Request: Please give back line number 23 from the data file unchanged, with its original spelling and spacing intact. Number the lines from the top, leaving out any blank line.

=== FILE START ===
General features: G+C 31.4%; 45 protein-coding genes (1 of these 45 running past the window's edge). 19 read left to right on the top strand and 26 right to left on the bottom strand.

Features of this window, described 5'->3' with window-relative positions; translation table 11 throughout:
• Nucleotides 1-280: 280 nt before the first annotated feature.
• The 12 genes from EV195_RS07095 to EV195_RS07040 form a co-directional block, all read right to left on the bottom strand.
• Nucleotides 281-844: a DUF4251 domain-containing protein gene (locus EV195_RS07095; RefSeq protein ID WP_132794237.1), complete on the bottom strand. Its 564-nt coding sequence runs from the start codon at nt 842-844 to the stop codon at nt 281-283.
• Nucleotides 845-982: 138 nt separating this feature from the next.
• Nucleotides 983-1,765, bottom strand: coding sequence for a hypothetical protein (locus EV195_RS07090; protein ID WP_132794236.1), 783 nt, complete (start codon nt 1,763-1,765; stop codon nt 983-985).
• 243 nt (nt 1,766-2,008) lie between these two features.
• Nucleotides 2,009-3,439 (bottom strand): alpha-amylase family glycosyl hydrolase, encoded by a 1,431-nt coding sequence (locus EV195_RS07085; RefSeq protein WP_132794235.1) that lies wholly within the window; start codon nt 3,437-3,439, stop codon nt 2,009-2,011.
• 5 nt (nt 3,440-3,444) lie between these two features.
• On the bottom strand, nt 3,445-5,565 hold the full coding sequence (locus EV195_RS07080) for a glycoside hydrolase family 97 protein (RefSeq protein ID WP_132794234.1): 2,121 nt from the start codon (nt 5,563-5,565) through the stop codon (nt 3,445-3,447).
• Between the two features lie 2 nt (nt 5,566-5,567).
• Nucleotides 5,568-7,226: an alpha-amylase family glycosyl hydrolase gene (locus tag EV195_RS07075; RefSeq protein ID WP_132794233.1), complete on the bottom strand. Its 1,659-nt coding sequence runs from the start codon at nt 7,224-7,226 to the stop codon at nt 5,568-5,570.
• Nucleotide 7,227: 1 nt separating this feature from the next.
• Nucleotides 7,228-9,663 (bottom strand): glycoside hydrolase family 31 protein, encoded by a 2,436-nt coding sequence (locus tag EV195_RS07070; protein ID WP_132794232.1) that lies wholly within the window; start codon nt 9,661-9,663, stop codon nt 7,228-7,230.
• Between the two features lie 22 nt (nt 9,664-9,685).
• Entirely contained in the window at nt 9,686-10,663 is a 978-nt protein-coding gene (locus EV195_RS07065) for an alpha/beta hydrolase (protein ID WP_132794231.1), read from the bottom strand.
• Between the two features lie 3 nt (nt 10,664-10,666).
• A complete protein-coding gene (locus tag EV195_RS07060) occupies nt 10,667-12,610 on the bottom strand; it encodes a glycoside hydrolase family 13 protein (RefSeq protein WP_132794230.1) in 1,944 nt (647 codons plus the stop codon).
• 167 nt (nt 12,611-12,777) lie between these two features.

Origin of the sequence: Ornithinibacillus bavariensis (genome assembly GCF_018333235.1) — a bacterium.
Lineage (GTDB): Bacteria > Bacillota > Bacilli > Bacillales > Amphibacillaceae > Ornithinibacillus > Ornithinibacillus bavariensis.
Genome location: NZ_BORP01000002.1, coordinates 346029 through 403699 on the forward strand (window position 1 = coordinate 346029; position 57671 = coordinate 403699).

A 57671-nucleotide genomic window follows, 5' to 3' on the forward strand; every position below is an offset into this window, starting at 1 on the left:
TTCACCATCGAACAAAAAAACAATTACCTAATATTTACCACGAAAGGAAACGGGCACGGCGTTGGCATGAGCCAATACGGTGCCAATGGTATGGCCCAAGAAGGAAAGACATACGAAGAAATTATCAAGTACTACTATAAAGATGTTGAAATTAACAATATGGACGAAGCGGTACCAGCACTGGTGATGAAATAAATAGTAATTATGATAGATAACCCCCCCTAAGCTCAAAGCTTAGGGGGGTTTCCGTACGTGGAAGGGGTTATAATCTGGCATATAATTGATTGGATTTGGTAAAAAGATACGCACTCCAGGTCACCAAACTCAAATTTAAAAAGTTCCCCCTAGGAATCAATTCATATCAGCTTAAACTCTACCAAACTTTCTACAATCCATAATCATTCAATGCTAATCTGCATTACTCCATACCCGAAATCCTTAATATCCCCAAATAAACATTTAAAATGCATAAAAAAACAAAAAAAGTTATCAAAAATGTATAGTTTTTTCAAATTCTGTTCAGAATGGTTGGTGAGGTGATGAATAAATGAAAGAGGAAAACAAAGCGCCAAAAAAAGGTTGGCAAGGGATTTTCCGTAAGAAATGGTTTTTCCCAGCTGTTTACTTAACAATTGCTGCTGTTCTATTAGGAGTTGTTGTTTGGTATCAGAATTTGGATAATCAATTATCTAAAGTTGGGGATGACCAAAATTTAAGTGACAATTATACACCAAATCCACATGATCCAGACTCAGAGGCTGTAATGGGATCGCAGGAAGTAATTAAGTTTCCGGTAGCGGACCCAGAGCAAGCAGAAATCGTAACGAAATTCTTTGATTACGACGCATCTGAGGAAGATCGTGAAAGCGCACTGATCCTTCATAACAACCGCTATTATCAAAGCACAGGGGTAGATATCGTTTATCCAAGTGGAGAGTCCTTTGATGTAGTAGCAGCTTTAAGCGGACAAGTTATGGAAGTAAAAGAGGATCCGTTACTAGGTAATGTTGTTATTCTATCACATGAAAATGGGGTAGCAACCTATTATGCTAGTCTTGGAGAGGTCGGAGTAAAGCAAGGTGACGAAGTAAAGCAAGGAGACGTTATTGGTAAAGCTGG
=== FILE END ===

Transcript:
Genome location: NZ_BORP01000002.1, coordinates 346029 through 403699 on the forward strand (window position 1 = coordinate 346029; position 57671 = coordinate 403699).